BALUNS by Dan N5AR
There is considerable confusion about the various types of baluns. There are 4 types in wide use.
1. Coax wound around a ferrite toroidal core.
2. Ferrite beads slipped over a short piece of 50 ohm coax.
3. Coax wound into a single layer solenoid on a plastic tube.
4. Coax wound into a scramble wound bundle.
5. A rule of thumb that has been used is that the impedance of the balun, at the operating frequency, should be 10x the coax impedance, 500 ohms. Recent work by K9YC and others indicates that we need 5000 ohms or so to guarantee that the balun will not be damaged by overload conditions which occur in ham applications.
6. These happen due to antenna unbalance conditions or variations in antenna impedance across the bands. The problem is particularly bad with ferrite core baluns. It is exacerbated when the ferrite cores are small and encapsulated in epoxy so heat cannot escape.
7. Commercially available baluns use type 73 or similar ferrite which is best suited to mid HF and VHF application. Fortunately a new ferrite, type 31, has become available, which is much better for use in our HF bands. It does not appear that any of the suppliers of baluns or balun kits are using type 31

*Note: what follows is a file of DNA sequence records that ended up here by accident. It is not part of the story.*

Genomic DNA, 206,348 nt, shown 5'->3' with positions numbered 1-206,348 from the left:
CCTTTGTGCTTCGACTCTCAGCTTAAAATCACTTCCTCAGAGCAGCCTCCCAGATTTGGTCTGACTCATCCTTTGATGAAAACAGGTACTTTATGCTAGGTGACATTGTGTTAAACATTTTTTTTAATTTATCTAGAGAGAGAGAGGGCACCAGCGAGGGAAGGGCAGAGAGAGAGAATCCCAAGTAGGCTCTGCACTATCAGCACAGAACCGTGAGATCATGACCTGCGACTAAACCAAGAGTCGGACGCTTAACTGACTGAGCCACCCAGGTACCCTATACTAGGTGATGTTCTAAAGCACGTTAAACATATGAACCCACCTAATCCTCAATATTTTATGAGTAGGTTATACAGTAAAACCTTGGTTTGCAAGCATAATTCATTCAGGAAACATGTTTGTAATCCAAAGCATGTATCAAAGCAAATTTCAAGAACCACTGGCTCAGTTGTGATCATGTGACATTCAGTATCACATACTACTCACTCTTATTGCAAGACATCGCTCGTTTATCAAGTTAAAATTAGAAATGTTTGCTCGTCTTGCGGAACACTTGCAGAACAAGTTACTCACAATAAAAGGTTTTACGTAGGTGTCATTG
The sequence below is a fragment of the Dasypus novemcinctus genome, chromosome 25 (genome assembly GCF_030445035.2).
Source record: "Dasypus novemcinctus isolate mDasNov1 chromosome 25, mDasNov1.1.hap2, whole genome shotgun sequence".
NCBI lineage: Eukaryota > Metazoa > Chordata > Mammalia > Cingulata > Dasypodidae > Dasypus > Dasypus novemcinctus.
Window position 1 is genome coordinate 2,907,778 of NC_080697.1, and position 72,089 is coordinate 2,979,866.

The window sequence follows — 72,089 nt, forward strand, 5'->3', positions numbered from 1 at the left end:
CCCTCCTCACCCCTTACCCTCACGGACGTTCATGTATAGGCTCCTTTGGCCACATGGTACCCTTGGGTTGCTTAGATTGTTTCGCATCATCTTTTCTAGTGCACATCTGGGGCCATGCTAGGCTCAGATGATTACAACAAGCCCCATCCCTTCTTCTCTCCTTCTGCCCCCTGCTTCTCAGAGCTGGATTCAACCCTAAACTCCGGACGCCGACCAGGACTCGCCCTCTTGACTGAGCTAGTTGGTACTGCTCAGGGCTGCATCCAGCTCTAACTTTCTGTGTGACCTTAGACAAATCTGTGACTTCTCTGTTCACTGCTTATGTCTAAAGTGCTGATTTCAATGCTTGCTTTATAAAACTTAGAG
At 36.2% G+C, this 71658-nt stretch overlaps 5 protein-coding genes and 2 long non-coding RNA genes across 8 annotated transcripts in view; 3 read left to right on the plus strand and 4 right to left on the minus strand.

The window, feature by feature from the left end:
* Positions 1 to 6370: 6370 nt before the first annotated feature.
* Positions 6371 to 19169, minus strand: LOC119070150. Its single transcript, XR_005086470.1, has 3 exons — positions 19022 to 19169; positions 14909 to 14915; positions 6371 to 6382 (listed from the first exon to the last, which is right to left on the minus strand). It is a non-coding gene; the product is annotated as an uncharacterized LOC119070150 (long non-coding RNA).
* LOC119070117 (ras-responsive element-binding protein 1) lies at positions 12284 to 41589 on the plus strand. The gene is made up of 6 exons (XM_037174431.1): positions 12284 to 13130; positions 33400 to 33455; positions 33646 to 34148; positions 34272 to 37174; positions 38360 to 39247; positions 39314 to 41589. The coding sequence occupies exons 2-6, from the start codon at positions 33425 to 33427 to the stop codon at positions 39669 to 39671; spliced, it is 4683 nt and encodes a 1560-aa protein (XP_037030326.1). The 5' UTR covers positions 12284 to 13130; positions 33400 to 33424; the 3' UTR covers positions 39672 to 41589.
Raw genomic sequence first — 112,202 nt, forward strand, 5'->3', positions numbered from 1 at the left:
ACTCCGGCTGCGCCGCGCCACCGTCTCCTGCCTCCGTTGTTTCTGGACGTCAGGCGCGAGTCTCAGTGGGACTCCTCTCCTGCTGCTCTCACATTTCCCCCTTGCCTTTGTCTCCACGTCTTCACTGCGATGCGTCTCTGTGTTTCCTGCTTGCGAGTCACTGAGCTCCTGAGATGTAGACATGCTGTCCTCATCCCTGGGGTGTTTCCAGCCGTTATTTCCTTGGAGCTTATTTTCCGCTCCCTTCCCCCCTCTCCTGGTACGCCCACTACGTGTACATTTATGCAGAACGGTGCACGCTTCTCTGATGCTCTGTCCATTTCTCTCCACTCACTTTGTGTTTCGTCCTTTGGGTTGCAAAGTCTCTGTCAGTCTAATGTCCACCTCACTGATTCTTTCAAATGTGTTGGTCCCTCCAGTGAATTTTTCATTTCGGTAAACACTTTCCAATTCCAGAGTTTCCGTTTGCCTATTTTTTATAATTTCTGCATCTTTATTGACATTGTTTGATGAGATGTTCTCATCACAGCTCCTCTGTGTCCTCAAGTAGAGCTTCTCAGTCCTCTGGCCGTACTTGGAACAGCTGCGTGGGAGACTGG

8. K9YC has designed and measured, with high quality equipment, a number of baluns which can achieve 5000-10000 ohm impedance using type 31 ferrite. A report is available which describes how to build them at:
9. It is very possible that many of us have damaged baluns. This might show up as a change in SWR, F/B, or loss of the deep nulls off the ends of your antenna.
10. Have you ever applied power to the wrong antenna by mistake? If so there is a good chance you have a fried balun.
Fortunately for us, WA2SRQ took the time to make careful measurements of the last 3 types over the hf bands. He has posted the results several places on the internet including the K1TTT web page. He measured only one ferrite balun, the ferrite bead job which is very popular .The solenoid type baluns he measured look good for single band use if you could put them on precisely the right frequency. They would be affected greatly by capacity to any nearby metal. Possibly one could grid dip them in place to check or provide a small tuning capacitor capable of handling the voltage across them.
I might mention that there is a ton of good information on the K1TTT web page on other ham technical topics. Here are the measurements:
August 11, 2008